Can the New York Times’ Modern Love Column Change a Writer’s Life?
On Winning the "American Idol" of Aspiring Memoirists
Three years ago, I spent time at Hedgebrook, the writers’ retreat for women on Whidbey Island. By then, I’d learned that slipping my New York Times Modern Love credit into the conversation quickly established my bona fides with other writers. The column’s high profile and one-in-a-hundred weekly acceptance rate has put it on many a writer’s bucket list. But I was taken aback when one of the women in our group asked, “Did it change your life?”
It seemed a little silly to think a single essay could change one’s life. Yet I knew what she was asking: Had agents and publishers beaten down my door after the essay appeared? Modern Love, which began in 2004, has become mythic among aspiring writers—a literary equivalent to winning American Idol. The column’s longtime editor, Dan Jones, estimates that 50 to 60 book deals based on Modern Love essays have been struck to date. Amy Krouse Rosenthal’s recent essay, “You May Want to Marry My Husband,” prompted a lucrative film rights bidding war ultimately won by Universal Pictures.
My essay, “A Measure of Desire,” did not inspire such a dramatic response. Still, on the eve of my first book’s publication, five years after the essay appeared, I have to admit that Modern Love has indeed had a significant impact on my life and career. And having spoken to several other writers about their experiences, it is clear that I’m not alone.
Nicole Hardy told me that she never would have written Confessions of a Latter-Day Virgin if Modern Love hadn’t shown her that there was a demand for her particular story. At the time, she had already published two books of poetry, but “no one in the industry knew who [she] was.” She didn’t know about the column or its influence, either. She had started to experiment with more narrative poetry and essays. When a friend said that one of the essays sounded perfect for Modern Love, she submitted it.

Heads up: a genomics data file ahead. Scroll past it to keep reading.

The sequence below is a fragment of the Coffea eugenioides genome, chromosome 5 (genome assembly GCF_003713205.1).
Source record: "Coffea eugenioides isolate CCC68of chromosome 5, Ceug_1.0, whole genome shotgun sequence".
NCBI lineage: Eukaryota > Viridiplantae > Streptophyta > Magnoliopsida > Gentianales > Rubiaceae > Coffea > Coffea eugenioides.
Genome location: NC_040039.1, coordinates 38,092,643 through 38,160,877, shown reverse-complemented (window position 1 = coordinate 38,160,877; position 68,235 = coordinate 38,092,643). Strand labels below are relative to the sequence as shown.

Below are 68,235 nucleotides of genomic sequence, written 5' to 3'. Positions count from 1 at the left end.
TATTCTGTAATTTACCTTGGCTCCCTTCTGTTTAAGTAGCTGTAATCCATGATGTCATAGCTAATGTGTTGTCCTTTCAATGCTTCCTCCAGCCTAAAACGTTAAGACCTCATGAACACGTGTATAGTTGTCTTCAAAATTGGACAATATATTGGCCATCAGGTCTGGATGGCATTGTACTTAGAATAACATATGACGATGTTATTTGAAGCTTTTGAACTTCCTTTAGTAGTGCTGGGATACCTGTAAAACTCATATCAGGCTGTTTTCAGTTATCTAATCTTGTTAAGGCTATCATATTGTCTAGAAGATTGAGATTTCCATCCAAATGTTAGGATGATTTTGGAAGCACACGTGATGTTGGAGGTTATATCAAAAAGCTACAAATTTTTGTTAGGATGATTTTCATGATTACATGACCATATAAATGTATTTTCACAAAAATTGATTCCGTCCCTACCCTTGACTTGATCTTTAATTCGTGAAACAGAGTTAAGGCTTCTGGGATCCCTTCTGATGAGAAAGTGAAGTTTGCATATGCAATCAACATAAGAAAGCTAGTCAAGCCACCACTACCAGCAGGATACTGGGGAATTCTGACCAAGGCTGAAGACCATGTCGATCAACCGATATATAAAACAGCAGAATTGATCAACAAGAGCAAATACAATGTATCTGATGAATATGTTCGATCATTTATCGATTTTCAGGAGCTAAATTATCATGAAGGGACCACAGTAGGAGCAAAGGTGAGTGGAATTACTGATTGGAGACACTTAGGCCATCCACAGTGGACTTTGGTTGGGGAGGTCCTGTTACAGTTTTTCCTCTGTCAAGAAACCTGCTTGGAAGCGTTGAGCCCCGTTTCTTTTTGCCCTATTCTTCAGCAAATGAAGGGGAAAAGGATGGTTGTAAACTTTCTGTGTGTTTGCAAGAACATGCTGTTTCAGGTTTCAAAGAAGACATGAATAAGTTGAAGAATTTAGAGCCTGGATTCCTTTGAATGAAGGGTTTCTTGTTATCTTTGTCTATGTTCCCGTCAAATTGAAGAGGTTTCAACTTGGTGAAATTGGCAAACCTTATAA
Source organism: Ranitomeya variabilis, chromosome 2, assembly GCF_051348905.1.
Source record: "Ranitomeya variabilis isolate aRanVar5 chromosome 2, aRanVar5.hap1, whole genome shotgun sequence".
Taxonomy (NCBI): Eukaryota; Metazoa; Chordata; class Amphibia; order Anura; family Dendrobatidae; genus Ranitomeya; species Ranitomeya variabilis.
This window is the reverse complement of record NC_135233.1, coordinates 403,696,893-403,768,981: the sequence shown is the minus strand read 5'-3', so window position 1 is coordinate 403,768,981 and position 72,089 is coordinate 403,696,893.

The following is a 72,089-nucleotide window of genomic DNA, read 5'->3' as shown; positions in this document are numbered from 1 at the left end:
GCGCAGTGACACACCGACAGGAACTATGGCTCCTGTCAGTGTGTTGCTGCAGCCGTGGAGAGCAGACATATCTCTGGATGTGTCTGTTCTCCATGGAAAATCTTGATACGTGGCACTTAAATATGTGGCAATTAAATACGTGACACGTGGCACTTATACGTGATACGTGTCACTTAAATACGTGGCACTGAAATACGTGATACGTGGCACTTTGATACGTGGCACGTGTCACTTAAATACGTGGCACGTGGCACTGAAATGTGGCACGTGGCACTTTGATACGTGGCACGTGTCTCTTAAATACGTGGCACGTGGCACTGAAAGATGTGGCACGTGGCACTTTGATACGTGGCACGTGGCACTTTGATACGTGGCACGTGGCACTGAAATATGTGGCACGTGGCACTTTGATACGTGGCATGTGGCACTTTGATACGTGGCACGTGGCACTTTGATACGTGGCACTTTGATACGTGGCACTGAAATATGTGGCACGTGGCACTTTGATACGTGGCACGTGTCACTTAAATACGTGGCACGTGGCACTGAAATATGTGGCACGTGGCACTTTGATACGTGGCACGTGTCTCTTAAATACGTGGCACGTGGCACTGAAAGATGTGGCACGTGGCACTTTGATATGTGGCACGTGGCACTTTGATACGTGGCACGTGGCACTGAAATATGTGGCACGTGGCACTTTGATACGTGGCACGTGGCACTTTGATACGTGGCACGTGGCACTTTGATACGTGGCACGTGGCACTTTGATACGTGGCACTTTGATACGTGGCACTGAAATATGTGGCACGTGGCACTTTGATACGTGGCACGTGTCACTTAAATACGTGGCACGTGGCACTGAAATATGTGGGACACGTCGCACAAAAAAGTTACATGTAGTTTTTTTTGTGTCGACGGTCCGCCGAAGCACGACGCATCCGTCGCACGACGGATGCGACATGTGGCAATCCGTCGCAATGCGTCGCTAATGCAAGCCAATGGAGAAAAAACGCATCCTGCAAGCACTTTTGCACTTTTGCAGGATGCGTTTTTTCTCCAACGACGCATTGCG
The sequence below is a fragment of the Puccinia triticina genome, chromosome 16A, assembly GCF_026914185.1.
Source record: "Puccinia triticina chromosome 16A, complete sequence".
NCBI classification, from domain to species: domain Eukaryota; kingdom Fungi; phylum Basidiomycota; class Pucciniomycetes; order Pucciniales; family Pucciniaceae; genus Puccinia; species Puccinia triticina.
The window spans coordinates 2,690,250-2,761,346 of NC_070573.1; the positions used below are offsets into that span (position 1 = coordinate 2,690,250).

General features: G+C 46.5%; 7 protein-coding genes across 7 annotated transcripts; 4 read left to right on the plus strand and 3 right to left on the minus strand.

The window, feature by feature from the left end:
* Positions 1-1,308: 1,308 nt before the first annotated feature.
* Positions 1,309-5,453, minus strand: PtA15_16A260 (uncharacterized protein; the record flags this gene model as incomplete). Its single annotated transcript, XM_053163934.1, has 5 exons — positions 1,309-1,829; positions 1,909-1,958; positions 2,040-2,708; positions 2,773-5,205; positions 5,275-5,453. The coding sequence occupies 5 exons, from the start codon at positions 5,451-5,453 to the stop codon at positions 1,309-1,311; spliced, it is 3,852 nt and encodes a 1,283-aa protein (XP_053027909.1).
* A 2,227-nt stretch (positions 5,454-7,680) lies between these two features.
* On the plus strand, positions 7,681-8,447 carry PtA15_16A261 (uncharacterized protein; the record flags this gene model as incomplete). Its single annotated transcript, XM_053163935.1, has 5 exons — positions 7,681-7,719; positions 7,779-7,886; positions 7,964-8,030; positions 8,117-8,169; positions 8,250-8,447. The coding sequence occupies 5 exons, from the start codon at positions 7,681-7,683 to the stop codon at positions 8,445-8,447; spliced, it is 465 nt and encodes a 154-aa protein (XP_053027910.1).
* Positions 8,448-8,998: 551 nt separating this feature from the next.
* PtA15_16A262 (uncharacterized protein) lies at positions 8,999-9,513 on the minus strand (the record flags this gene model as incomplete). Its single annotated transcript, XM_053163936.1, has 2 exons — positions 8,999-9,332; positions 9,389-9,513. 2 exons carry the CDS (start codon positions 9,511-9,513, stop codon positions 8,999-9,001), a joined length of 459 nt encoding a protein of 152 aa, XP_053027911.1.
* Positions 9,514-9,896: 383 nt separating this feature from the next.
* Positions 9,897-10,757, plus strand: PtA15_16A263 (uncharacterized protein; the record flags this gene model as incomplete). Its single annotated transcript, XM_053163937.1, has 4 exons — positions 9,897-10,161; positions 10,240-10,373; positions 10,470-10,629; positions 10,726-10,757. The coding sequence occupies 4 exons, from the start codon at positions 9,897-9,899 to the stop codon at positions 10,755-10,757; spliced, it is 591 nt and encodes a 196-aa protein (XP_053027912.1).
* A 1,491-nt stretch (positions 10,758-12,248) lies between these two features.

It was the right story at the right time. As Hardy understands it, “people want[ed] a peek behind the curtain” of Mormonism. Mitt Romney had announced his 2012 presidential bid, The Book of Mormon was about to debut on Broadway, and several abuse cases involving the fundamentalist Mormon Church were making headlines. As she put it, “Mormons were in the zeitgeist.” Still, she isn’t sure that she would have been brave enough to write the memoir if big agents and editors hadn’t asked her to. “I would have put it off,” she said.
“One of the reasons the column has a large readership in the publishing world is because we showcase the work of so many unknown writers who are telling their most important story,” explained Dan Jones. While there are many other venues for the personal essay, the idea that Modern Love features profound stories may be why the column has led to dozens of books. “Part of the power of Modern Love is also in its length,” Jones told me. “At 1,500 words, it’s just long enough to form a real narrative arc. Pretty often that story, if it’s rich enough, can also suggest a book-length exploration.”